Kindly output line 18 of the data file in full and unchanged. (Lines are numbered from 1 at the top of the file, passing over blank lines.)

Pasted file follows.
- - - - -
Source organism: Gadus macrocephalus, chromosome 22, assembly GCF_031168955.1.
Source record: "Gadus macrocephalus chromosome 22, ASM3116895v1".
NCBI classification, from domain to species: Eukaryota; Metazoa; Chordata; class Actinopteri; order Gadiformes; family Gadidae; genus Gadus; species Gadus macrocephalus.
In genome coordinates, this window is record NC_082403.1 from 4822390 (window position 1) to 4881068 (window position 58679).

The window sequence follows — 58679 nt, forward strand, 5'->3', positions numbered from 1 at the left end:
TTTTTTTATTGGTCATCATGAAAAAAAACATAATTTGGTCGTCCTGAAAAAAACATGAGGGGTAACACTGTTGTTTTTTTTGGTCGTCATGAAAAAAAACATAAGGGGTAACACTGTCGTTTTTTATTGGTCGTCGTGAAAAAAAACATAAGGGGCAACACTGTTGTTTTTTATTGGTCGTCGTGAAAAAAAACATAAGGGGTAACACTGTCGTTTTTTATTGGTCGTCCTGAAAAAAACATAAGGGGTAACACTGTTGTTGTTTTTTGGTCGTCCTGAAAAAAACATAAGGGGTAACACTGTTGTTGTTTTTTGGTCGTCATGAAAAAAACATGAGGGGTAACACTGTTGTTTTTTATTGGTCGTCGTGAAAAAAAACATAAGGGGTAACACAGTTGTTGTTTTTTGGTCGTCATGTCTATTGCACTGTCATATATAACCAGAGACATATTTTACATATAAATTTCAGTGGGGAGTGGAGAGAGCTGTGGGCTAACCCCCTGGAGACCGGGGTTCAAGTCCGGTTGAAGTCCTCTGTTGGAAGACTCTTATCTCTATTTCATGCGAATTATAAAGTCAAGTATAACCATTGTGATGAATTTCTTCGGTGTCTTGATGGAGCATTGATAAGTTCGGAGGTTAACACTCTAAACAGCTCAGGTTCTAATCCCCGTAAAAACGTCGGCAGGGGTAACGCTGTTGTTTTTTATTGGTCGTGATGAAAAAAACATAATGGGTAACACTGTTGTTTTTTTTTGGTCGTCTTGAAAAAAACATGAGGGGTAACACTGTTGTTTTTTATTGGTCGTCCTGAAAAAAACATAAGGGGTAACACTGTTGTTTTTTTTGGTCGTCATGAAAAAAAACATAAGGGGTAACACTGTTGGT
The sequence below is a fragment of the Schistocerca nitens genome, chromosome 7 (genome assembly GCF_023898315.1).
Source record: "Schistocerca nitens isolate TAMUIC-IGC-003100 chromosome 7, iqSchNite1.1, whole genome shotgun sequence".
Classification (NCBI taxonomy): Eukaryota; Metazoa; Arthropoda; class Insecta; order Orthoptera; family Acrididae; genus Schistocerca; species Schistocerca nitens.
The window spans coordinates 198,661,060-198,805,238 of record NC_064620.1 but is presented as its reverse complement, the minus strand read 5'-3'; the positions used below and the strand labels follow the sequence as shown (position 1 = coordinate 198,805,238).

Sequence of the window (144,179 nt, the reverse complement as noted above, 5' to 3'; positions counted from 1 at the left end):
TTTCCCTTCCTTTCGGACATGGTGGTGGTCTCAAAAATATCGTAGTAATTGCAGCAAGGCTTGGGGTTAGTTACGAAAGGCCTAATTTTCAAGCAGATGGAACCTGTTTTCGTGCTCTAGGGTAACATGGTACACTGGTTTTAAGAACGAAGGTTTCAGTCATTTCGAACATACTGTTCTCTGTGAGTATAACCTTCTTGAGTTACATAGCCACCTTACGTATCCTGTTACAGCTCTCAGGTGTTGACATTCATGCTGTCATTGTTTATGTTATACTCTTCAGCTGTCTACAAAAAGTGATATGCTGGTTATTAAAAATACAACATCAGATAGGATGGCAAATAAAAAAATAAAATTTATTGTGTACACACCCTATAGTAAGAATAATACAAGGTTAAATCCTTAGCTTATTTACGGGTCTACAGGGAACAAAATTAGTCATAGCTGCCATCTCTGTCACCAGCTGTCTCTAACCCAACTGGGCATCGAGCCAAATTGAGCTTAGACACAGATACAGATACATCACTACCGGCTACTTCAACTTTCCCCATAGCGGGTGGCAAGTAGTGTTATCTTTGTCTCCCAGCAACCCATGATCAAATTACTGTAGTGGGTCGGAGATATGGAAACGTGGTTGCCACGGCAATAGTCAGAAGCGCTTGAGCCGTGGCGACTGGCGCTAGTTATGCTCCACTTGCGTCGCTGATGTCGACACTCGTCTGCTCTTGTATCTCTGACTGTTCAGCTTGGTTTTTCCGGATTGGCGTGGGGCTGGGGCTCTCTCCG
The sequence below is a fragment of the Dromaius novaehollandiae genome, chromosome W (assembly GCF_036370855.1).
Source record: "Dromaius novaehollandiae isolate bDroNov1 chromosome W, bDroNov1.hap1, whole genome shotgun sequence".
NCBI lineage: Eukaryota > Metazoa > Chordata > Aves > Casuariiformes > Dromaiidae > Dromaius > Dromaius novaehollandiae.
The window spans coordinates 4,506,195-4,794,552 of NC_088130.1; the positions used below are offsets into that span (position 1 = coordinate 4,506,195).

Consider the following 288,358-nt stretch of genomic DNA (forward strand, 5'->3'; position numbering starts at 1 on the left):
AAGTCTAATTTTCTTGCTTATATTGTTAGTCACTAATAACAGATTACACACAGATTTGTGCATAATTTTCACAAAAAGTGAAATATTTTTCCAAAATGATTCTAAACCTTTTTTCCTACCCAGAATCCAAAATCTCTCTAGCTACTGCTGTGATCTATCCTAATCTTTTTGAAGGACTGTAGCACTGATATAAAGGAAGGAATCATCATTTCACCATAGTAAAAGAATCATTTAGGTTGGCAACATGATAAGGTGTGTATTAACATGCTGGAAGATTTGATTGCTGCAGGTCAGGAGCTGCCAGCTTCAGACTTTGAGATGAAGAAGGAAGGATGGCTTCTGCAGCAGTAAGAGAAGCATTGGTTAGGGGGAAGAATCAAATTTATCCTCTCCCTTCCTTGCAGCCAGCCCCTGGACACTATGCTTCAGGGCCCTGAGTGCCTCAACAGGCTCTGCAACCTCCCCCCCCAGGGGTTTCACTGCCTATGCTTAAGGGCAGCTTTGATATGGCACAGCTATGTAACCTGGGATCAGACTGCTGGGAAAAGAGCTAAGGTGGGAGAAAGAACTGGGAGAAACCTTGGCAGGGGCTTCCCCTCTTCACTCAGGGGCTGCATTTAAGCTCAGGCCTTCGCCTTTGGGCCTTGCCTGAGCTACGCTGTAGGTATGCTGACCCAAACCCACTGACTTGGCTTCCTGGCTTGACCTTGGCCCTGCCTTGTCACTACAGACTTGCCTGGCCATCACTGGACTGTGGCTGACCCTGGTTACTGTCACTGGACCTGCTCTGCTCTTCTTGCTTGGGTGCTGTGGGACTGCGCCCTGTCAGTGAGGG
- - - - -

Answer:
AAGTCTAATTTTCTTGCTTATATTGTTAGTCACTAATAACAGATTACACACAGATTTGTGCATAATTTTCACAAAAAGTGAAATATTTTTCCAAAATGATTCTAAACCTTTTTTCCTACCCAGAATCCAAAATCTCTCTAGCTACTGCTGTGATCTATCCTAATCTTTTTGAAGGACTGTAGCACTGATATAAAGGAAGGAATCATCATTTCACCATAGTAAAAGAATCATTTAGGTTGGCAACATGATAAGGTGTGTATTAACATGCTGGAAGATTTGATTGCTGCAGGTCAGGAGCTGCCAGCTTCAGACTTTGAGATGAAGAAGGAAGGATGGCTTCTGCAGCAGTAAGAGAAGCATTGGTTAGGGGGAAGAATCAAATTTATCCTCTCCCTTCCTTGCAGCCAGCCCCTGGACACTATGCTTCAGGGCCCTGAGTGCCTCAACAGGCTCTGCAACCTCCCCCCCCAGGGGTTTCACTGCCTATGCTTAAGGGCAGCTTTGATATGGCACAGCTATGTAACCTGGGATCAGACTGCTGGGAAAAGAGCTAAGGTGGGAGAAAGAACTGGGAGAAACCTTGGCAGGGGCTTCCCCTCTTCACTCAGGGGCTGCATTTAAGCTCAGGCCTTCGCCTTTGGGCCTTGCCTGAGCTACGCTGTAGGTATGCTGACCCAAACCCACTGACTTGGCTTCCTGGCTTGACCTTGGCCCTGCCTTGTCACTACAGACTTGCCTGGCCATCACTGGACTGTGGCTGACCCTGGTTACTGTCACTGGACCTGCTCTGCTCTTCTTGCTTGGGTGCTGTGGGACTGCGCCCTGTCAGTGAGGG